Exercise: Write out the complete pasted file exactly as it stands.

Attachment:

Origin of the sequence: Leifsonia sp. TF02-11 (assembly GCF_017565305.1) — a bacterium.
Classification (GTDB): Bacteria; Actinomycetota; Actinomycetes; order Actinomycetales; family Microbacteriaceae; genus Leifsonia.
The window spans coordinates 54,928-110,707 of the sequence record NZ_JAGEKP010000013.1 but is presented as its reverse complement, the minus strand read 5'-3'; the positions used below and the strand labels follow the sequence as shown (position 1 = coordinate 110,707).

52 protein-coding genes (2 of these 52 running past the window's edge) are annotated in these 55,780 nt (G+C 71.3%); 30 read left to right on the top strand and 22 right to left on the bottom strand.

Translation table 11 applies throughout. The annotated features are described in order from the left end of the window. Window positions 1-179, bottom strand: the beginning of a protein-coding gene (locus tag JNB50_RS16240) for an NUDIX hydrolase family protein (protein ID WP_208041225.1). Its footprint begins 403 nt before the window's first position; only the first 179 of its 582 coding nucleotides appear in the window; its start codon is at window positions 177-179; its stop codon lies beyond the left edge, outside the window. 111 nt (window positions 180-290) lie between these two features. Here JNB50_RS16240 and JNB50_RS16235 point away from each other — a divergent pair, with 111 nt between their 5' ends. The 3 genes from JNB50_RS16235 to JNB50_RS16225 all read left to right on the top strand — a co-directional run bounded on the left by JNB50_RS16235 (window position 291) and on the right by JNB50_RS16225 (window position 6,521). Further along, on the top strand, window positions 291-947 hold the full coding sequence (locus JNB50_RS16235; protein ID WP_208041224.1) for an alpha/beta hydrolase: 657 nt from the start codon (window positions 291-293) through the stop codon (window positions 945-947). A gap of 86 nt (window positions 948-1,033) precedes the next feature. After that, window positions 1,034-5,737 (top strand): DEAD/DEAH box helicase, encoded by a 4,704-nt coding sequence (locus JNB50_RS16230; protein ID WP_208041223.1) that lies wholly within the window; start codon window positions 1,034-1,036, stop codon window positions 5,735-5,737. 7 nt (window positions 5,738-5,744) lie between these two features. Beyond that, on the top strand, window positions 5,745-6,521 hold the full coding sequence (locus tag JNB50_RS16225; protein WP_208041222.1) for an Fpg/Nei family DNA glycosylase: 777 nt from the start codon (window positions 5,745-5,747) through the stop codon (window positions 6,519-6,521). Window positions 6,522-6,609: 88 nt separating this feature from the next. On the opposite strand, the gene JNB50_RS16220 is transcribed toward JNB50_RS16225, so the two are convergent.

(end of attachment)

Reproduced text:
Origin of the sequence: Leifsonia sp. TF02-11 (assembly GCF_017565305.1) — a bacterium.
Classification (GTDB): Bacteria; Actinomycetota; Actinomycetes; order Actinomycetales; family Microbacteriaceae; genus Leifsonia.
The window spans coordinates 54,928-110,707 of the sequence record NZ_JAGEKP010000013.1 but is presented as its reverse complement, the minus strand read 5'-3'; the positions used below and the strand labels follow the sequence as shown (position 1 = coordinate 110,707).

52 protein-coding genes (2 of these 52 running past the window's edge) are annotated in these 55,780 nt (G+C 71.3%); 30 read left to right on the top strand and 22 right to left on the bottom strand.

Translation table 11 applies throughout. The annotated features are described in order from the left end of the window. Window positions 1-179, bottom strand: the beginning of a protein-coding gene (locus tag JNB50_RS16240) for an NUDIX hydrolase family protein (protein ID WP_208041225.1). Its footprint begins 403 nt before the window's first position; only the first 179 of its 582 coding nucleotides appear in the window; its start codon is at window positions 177-179; its stop codon lies beyond the left edge, outside the window. 111 nt (window positions 180-290) lie between these two features. Here JNB50_RS16240 and JNB50_RS16235 point away from each other — a divergent pair, with 111 nt between their 5' ends. The 3 genes from JNB50_RS16235 to JNB50_RS16225 all read left to right on the top strand — a co-directional run bounded on the left by JNB50_RS16235 (window position 291) and on the right by JNB50_RS16225 (window position 6,521). Further along, on the top strand, window positions 291-947 hold the full coding sequence (locus JNB50_RS16235; protein ID WP_208041224.1) for an alpha/beta hydrolase: 657 nt from the start codon (window positions 291-293) through the stop codon (window positions 945-947). A gap of 86 nt (window positions 948-1,033) precedes the next feature. After that, window positions 1,034-5,737 (top strand): DEAD/DEAH box helicase, encoded by a 4,704-nt coding sequence (locus JNB50_RS16230; protein ID WP_208041223.1) that lies wholly within the window; start codon window positions 1,034-1,036, stop codon window positions 5,735-5,737. 7 nt (window positions 5,738-5,744) lie between these two features. Beyond that, on the top strand, window positions 5,745-6,521 hold the full coding sequence (locus tag JNB50_RS16225; protein WP_208041222.1) for an Fpg/Nei family DNA glycosylase: 777 nt from the start codon (window positions 5,745-5,747) through the stop codon (window positions 6,519-6,521). Window positions 6,522-6,609: 88 nt separating this feature from the next. On the opposite strand, the gene JNB50_RS16220 is transcribed toward JNB50_RS16225, so the two are convergent.